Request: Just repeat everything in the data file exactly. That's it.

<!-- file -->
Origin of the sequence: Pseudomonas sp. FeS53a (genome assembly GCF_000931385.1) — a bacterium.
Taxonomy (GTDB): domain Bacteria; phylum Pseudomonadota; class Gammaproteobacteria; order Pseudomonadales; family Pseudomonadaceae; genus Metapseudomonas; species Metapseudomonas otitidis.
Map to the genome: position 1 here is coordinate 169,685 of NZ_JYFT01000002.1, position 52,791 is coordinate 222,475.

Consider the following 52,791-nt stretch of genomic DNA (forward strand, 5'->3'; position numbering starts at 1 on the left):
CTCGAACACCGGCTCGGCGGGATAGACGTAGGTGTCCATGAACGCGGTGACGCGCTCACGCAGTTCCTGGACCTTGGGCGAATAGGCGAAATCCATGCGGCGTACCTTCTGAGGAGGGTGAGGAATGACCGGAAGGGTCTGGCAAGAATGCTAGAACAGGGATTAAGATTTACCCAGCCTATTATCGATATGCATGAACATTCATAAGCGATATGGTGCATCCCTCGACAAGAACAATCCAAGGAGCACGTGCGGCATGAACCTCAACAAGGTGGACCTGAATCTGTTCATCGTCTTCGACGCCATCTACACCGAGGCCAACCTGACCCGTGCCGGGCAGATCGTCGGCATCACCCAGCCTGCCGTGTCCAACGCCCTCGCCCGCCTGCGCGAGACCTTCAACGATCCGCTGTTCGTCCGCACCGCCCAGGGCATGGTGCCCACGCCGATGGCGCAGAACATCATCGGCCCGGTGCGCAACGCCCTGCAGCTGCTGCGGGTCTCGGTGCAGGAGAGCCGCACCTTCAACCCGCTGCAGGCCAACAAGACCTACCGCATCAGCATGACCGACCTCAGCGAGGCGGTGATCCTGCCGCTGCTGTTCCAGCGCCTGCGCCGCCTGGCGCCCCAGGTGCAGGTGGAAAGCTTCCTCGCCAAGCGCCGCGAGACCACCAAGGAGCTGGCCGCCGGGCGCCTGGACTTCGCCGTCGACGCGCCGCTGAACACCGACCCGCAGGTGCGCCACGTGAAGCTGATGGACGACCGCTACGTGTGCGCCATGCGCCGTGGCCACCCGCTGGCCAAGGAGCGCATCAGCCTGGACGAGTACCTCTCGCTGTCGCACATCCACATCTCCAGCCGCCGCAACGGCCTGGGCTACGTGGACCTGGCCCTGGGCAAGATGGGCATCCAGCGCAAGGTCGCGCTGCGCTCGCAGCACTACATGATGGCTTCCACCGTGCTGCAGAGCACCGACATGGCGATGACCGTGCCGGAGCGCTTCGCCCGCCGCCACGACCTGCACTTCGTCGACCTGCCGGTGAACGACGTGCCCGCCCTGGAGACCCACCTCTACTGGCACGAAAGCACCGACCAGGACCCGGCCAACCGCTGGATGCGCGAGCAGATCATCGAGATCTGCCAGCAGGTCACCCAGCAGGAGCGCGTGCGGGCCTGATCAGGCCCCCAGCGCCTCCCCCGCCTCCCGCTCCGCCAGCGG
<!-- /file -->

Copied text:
Origin of the sequence: Pseudomonas sp. FeS53a (genome assembly GCF_000931385.1) — a bacterium.
Taxonomy (GTDB): domain Bacteria; phylum Pseudomonadota; class Gammaproteobacteria; order Pseudomonadales; family Pseudomonadaceae; genus Metapseudomonas; species Metapseudomonas otitidis.
Map to the genome: position 1 here is coordinate 169,685 of NZ_JYFT01000002.1, position 52,791 is coordinate 222,475.

Consider the following 52,791-nt stretch of genomic DNA (forward strand, 5'->3'; position numbering starts at 1 on the left):
CTCGAACACCGGCTCGGCGGGATAGACGTAGGTGTCCATGAACGCGGTGACGCGCTCACGCAGTTCCTGGACCTTGGGCGAATAGGCGAAATCCATGCGGCGTACCTTCTGAGGAGGGTGAGGAATGACCGGAAGGGTCTGGCAAGAATGCTAGAACAGGGATTAAGATTTACCCAGCCTATTATCGATATGCATGAACATTCATAAGCGATATGGTGCATCCCTCGACAAGAACAATCCAAGGAGCACGTGCGGCATGAACCTCAACAAGGTGGACCTGAATCTGTTCATCGTCTTCGACGCCATCTACACCGAGGCCAACCTGACCCGTGCCGGGCAGATCGTCGGCATCACCCAGCCTGCCGTGTCCAACGCCCTCGCCCGCCTGCGCGAGACCTTCAACGATCCGCTGTTCGTCCGCACCGCCCAGGGCATGGTGCCCACGCCGATGGCGCAGAACATCATCGGCCCGGTGCGCAACGCCCTGCAGCTGCTGCGGGTCTCGGTGCAGGAGAGCCGCACCTTCAACCCGCTGCAGGCCAACAAGACCTACCGCATCAGCATGACCGACCTCAGCGAGGCGGTGATCCTGCCGCTGCTGTTCCAGCGCCTGCGCCGCCTGGCGCCCCAGGTGCAGGTGGAAAGCTTCCTCGCCAAGCGCCGCGAGACCACCAAGGAGCTGGCCGCCGGGCGCCTGGACTTCGCCGTCGACGCGCCGCTGAACACCGACCCGCAGGTGCGCCACGTGAAGCTGATGGACGACCGCTACGTGTGCGCCATGCGCCGTGGCCACCCGCTGGCCAAGGAGCGCATCAGCCTGGACGAGTACCTCTCGCTGTCGCACATCCACATCTCCAGCCGCCGCAACGGCCTGGGCTACGTGGACCTGGCCCTGGGCAAGATGGGCATCCAGCGCAAGGTCGCGCTGCGCTCGCAGCACTACATGATGGCTTCCACCGTGCTGCAGAGCACCGACATGGCGATGACCGTGCCGGAGCGCTTCGCCCGCCGCCACGACCTGCACTTCGTCGACCTGCCGGTGAACGACGTGCCCGCCCTGGAGACCCACCTCTACTGGCACGAAAGCACCGACCAGGACCCGGCCAACCGCTGGATGCGCGAGCAGATCATCGAGATCTGCCAGCAGGTCACCCAGCAGGAGCGCGTGCGGGCCTGATCAGGCCCCCAGCGCCTCCCCCGCCTCCCGCTCCGCCAGCGG